Number Of Forest Fires Anticipated To Increase Due To Climate Change 

Forest fires could become a significant problem in the Czech landscape. According to Petr Čermák from the Faculty of Forestry and Wood Technology at Mendel University in Brno, forest owners should take precautions to address the rising risk and implement some preventive measures. He suggests, for example, fire-retardant belts, so-called fuel breaks, in places with the highest risk of fire. The public should also avoid dangerous activities that can lead to fires. Photo credit: Mendel University

Czech Republic, 17 May (BD) –  Experts have been dealing with forest fires for a while. For example, the FireRisk website has been operating for two years, reporting the degree of risk of fires monitored eight days in advance, broken down into individual cadastres. This year’s spring months are still very dry, which adds to the risk.

Čermák predicts that at least some forest owners will have to take detailed measures in the coming years. The most critical places are very dry habitats with a high number of camps and cottages in the vicinity. “It will be necessary to implement some measures that are not used in our country and are known from countries where vegetation fires are a big problem. In our conditions, it will be more about belts with an adjustment of the character and density of vegetation than about belts with exposed soil,” said Čermák.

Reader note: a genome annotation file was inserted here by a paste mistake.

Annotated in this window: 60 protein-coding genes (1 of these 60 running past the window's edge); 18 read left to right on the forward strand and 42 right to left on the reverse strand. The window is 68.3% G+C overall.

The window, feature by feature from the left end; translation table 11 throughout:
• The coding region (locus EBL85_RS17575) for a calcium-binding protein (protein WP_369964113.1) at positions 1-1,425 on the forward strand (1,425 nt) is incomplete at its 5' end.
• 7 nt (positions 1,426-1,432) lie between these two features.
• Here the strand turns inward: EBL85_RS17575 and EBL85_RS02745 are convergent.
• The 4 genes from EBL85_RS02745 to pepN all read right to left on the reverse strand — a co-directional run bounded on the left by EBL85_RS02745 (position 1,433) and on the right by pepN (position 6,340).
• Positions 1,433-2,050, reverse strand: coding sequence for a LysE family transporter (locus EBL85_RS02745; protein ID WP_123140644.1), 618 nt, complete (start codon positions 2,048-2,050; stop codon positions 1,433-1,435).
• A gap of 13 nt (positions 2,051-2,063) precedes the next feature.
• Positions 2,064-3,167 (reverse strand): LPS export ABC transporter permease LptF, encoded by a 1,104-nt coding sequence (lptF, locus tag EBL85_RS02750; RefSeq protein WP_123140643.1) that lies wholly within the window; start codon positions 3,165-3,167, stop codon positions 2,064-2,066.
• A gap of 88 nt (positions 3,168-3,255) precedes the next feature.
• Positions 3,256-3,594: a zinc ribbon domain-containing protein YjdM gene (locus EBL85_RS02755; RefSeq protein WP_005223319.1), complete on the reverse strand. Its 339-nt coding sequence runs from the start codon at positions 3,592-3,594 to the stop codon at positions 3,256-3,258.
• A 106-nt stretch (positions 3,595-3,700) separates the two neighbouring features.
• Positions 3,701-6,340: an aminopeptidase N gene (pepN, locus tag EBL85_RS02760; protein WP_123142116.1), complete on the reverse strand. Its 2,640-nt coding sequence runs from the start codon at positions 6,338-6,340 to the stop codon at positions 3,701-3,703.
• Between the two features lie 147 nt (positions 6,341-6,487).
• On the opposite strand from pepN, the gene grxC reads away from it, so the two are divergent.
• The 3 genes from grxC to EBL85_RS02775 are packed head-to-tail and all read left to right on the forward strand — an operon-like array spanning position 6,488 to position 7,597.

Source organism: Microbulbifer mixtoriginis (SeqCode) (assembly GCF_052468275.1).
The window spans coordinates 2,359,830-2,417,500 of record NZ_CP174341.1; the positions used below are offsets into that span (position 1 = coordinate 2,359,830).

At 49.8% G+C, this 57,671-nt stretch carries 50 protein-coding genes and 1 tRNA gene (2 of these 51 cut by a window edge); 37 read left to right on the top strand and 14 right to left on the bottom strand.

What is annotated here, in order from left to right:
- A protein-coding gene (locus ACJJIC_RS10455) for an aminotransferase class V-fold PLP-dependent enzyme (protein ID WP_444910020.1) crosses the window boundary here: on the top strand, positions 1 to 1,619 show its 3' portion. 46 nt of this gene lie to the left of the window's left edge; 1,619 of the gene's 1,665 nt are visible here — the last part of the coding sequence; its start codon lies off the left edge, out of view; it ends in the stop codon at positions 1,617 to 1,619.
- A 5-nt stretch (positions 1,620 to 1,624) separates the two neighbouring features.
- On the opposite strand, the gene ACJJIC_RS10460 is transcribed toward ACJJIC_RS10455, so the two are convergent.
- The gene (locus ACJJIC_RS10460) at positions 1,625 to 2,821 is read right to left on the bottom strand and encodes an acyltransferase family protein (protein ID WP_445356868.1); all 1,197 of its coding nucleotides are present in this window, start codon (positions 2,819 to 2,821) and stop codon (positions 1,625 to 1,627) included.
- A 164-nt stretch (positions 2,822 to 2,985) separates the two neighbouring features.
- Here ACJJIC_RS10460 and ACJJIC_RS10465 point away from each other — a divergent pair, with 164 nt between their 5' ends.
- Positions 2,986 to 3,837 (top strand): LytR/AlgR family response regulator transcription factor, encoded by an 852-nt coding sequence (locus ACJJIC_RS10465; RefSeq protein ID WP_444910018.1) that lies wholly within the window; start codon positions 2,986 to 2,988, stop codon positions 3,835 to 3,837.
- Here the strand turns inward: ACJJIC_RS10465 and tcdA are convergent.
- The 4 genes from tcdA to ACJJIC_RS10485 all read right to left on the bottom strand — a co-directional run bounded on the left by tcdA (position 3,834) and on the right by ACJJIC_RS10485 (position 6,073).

He also said that larger fires have not been common in the country for a long time. If they broke out, they were soon extinguished. Nevertheless, there were several larger or large forest fires, the largest in the last decade being the fire of the so-called Moravian Sahara in May 2012, when almost 165 hectares of forest burned in a few days.

Tougher and more intensive measures have been implemented in the Czech Republic in the past, around railways when steam propulsion was still dominant. “Intensive preventive measures have been abandoned since its termination. But the situation is changing. The climate of the last three decades is significantly more favourable to fire than the previous decade and this trend will continue,” said Čermák. He added that, if we are careful, we can significantly reduce the number of fires.

Common negligence that causes fires includes starting a fire or disposing of hot ashes in an inappropriate place, smoking, burning grass or waste, and unintentional ignition from any hot object. “Negligence and carelessness cause about 60% of forest fires in the long run. Fortunately, a typical fire in the forests is a small area fire which is soon extinguished, but this cannot be relied on,” added Čermák.

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